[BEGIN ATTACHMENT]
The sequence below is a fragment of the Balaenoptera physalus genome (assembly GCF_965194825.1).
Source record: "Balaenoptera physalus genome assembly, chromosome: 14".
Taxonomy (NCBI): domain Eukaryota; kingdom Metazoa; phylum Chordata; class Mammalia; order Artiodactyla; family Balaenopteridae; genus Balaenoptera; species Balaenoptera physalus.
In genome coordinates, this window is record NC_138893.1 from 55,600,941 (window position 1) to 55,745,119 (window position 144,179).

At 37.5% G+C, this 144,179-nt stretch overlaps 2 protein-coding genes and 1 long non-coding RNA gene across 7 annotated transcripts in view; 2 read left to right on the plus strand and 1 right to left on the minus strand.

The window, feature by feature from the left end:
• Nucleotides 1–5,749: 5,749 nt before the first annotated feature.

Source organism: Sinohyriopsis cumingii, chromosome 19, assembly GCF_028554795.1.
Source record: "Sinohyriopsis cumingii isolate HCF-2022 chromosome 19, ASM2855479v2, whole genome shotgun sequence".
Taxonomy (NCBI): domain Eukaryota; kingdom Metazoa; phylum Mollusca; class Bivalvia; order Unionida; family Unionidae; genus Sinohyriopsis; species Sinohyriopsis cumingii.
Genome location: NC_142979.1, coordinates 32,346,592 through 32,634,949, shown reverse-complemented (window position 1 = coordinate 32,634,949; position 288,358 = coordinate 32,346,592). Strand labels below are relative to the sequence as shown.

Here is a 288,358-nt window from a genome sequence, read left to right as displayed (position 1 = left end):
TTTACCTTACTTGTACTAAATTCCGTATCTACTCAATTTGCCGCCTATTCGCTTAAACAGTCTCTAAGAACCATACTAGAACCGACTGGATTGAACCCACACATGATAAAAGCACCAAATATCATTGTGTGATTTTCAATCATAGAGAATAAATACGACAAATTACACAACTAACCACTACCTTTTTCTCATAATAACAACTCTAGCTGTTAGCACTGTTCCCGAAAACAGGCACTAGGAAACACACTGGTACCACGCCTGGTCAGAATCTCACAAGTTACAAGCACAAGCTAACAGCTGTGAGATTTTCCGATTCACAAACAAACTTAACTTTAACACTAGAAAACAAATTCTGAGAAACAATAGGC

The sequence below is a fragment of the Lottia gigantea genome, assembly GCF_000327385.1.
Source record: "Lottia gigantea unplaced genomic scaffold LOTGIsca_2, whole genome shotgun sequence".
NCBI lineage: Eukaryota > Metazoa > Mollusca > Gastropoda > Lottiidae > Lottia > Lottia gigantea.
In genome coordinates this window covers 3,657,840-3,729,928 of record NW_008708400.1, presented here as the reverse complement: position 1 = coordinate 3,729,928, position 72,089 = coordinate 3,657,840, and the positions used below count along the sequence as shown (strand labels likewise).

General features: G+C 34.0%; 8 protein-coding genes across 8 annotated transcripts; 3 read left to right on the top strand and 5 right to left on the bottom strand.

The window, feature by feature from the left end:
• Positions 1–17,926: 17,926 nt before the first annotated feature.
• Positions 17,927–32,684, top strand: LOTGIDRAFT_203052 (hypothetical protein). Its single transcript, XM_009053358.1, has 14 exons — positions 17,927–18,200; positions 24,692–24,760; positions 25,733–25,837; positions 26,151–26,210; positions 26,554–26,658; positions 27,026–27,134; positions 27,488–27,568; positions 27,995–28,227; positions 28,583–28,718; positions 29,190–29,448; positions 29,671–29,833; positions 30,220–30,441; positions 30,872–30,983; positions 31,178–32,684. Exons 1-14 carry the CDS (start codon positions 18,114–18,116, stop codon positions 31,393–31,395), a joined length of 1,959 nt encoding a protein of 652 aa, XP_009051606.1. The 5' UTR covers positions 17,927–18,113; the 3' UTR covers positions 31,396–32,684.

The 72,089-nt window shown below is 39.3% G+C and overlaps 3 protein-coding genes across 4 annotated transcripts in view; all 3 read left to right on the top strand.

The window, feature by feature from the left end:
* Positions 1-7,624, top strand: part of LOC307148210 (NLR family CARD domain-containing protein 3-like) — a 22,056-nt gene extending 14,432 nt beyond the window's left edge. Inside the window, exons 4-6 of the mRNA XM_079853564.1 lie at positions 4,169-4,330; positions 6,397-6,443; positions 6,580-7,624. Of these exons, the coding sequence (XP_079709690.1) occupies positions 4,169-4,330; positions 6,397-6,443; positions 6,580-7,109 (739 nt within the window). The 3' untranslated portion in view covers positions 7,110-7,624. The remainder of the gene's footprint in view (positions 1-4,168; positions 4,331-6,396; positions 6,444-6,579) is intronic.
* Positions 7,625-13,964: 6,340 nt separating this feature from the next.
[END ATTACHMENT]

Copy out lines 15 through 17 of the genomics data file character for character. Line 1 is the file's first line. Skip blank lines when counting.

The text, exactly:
Source record: "Lottia gigantea unplaced genomic scaffold LOTGIsca_2, whole genome shotgun sequence".
NCBI lineage: Eukaryota > Metazoa > Mollusca > Gastropoda > Lottiidae > Lottia > Lottia gigantea.
In genome coordinates this window covers 3,657,840-3,729,928 of record NW_008708400.1, presented here as the reverse complement: position 1 = coordinate 3,729,928, position 72,089 = coordinate 3,657,840, and the positions used below count along the sequence as shown (strand labels likewise).